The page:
Dear Vishvesh: I have bookmarked the link you sent me. It contains valuable information I would not have easily found without your help! It seems that there is a bit of disagreement among the six systems, but there is agreement among them, to wit:

'All Indian philosophy considers ignorance as a barrier to liberation. This ignorance results from false identification of the Self with body-mind-sense complex. Thus we are entangled in the mesh of attachment and hatred that invariably leads to all our selfish and therefore sinful acts and sufferings. Only when one attains true knowledge of the true Self (God, Brahman, Consciousness) one is freed from the slavery of the senses and all sufferings come to an end.'

Would "the false identification of the Self with the body-mind-sense complex" include one's fancies, as in the lines from Preludes that inspired this discussion, and a "multitude of solipsisms?

If Eliot had Indian philosophies in mind when writing the poem, particularly the "way of liberation" they present, then Marcin's interpretation that one of the poem's subtexts is "there is no way out" would seem to be contraindicated.  Eliot's university studies must have acquainted him with this aspect of Hindu belief. Diana


From:  Vishvesh Obla <[log in to unmask]>
Reply-To:  "T. S. Eliot Discussion forum." <[log in to unmask]>
To:  [log in to unmask]
Subject:  For Diana (Was :Re: "That Thou Art" and Preludes)
Date:  Mon, 11 Sep 2006 10:37:41 -0700
Diana,

It is too difficult to have a comprehensive picture of
Hinduism.

The principle of Maya was championed by Shankara and
formed the core of Advaita philosophy that rejuvenated
Hindu religion at one period of time.  (In could be an
interesting note that Eliot was very much interested
in Shankara.  I am not sure though if he was well
aware of the many other schools of spiritual
philosophy).

There is a brief but well-written account of the six
schools of Indian philosophies which have reference to
the principle of Maya at:
http://www.geocities.com/neovedanta/a80.html I hope it
helps.



---------------------------------

Vishvesh, thank you for the information. I would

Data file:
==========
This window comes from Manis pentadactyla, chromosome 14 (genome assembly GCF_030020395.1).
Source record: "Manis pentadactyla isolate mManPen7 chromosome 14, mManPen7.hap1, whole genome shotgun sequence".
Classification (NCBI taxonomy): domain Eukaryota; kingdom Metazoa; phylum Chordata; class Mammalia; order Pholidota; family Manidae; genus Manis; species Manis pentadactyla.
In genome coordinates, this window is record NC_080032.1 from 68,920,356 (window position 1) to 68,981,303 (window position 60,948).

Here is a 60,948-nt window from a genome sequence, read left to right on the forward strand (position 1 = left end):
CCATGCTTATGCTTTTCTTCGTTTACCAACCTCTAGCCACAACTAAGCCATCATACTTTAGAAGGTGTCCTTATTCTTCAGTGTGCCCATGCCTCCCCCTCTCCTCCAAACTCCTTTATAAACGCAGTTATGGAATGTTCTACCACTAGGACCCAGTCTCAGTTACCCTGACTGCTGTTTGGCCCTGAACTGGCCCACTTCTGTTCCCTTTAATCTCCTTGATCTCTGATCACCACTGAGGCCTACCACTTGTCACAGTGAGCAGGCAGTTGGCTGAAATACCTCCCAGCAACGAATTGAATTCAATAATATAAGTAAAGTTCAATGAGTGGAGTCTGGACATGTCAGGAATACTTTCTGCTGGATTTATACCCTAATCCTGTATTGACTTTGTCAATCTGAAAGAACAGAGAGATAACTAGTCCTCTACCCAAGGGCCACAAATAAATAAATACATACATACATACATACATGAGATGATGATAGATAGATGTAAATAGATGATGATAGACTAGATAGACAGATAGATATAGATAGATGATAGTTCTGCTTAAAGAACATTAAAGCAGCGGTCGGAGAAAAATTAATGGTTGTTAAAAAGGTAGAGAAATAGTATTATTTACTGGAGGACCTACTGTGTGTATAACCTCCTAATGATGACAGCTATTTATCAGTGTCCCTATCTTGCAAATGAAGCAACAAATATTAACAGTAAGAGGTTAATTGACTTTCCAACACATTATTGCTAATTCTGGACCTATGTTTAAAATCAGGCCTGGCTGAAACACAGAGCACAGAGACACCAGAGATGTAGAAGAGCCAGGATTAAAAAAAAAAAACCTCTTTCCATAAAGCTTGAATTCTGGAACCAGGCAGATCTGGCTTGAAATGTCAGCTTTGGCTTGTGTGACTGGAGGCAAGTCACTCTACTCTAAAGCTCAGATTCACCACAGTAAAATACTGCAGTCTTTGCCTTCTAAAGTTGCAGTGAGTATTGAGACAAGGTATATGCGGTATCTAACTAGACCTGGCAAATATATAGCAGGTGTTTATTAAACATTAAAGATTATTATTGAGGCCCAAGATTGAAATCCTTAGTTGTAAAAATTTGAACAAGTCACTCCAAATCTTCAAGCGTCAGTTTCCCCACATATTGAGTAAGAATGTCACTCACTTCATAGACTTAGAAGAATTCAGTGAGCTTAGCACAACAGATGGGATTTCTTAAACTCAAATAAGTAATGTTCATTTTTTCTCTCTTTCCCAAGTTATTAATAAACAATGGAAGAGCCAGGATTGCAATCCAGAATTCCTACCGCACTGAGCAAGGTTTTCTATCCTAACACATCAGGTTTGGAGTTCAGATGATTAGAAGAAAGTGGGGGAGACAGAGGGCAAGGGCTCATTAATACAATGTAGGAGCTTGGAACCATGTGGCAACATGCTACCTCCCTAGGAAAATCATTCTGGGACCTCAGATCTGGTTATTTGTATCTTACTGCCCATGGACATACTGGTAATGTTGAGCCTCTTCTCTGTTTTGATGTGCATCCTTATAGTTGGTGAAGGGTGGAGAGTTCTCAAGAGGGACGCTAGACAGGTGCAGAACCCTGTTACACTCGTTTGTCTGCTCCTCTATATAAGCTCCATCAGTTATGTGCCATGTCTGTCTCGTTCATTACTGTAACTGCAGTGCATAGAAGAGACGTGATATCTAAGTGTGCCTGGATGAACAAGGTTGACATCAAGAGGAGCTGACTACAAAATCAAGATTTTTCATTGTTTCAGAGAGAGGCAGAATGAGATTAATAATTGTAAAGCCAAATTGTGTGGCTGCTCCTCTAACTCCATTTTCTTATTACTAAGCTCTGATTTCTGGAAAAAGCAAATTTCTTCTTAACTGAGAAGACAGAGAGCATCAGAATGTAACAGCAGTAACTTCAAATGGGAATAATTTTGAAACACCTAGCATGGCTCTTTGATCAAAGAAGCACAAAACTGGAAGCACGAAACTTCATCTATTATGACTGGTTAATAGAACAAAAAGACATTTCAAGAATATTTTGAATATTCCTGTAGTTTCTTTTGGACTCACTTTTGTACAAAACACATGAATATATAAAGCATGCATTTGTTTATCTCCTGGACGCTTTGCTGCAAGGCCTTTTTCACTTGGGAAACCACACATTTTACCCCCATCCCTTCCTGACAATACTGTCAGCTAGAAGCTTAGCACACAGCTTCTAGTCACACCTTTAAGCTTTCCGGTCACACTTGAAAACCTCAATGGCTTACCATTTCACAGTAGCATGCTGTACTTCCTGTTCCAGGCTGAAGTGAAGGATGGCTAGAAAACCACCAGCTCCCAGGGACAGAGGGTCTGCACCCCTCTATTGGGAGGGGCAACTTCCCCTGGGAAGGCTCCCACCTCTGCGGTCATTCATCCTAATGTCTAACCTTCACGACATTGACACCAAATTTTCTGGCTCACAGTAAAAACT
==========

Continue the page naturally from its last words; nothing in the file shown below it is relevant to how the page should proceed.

appreciate your explanation of aspects of Hinduism, if
any, that cite "attachment" as a cause for suffering.
Diana


---------------------------------
From:  Vishvesh Obla <[log in to unmask]>
Reply-To:  "T. S. Eliot Discussion forum."
<[log in to unmask]>
To:  [log in to unmask]
Subject:  Re: "That Thou Art" and Preludes
Date:  Mon, 11 Sep 2006 08:49:31 -0700


'the being suffering from maya, those fancies that the
ego spins, that Indic religions identify as the cause
of all suffering? Diana'

Diana,

Just FYI.

The principle of Maya forms only one of the aspects of
Indian spiritual philosophy.  It culminated in
Vedanta, whereas there are various other principles
that form the core of Hindu Religion.


--- Diana Manister <[log in to unmask]> wrote:


---------------------------------

Marcin wrote:

Those "worlds", with their pretensions to exclusivity,
in the context of mystical experience of the ONE
("infinitely gentle"),
may seem, I imagine, somewhat amusing.

Marcin, consider that perhaps the "infinitely gentle,
infinitely suffering thing" is the being suffering
from maya, those fancies that the ego spins, that
Indic religions identify as the cause of all
suffering? Diana



---------------------------------
From: marcin ostrouch <[log in to unmask]>
Reply-To: "T. S. Eliot Discussion forum."
<[log in to unmask]>
To: [log in to unmask]
Subject: Re: "That Thou Art" and Preludes
Date: Sun, 10 Sep 2006 15:14:26 +0200

Dear Dunja,

You  wrote:

You mention "multitude f solipsisms", which isone of
the points important for the Cartesianphilosophical
standpoint, but on the other hand, inyour previous
posts you spoke of an anti-Cartesianapproach presented
in this poem.How do you connect these two?
What I meant, and what hopefully I partly explain in
my reply to CR,
is that  the  speaker in Preludes seems to be
attempting a resolution of
apparent dichotomies.

Subject - object dichotomy of the Cartesian approach
is presented in the poem,
I think, as both inalienable and alienating...

The speaker's awareness of "multitude of solipsisms",
and of his/her own partaking
in such an epistemic situation, is a step towards the
sense of alienation endemic in this very situation.
While there is no way out of it, the speaker comes to
understanding that all the worlds constructed by
solipsistic ego-subjects are merely "points of view"
"revolving like ancient women / Gathering fuel in
vacant lots."

Those "worlds", with their pretensions to exclusivity,
in the context of mystical experience of the ONE
("infinitely gentle"),
may seem, I imagine, somewhat amusing.

Would you agree?

Marcin








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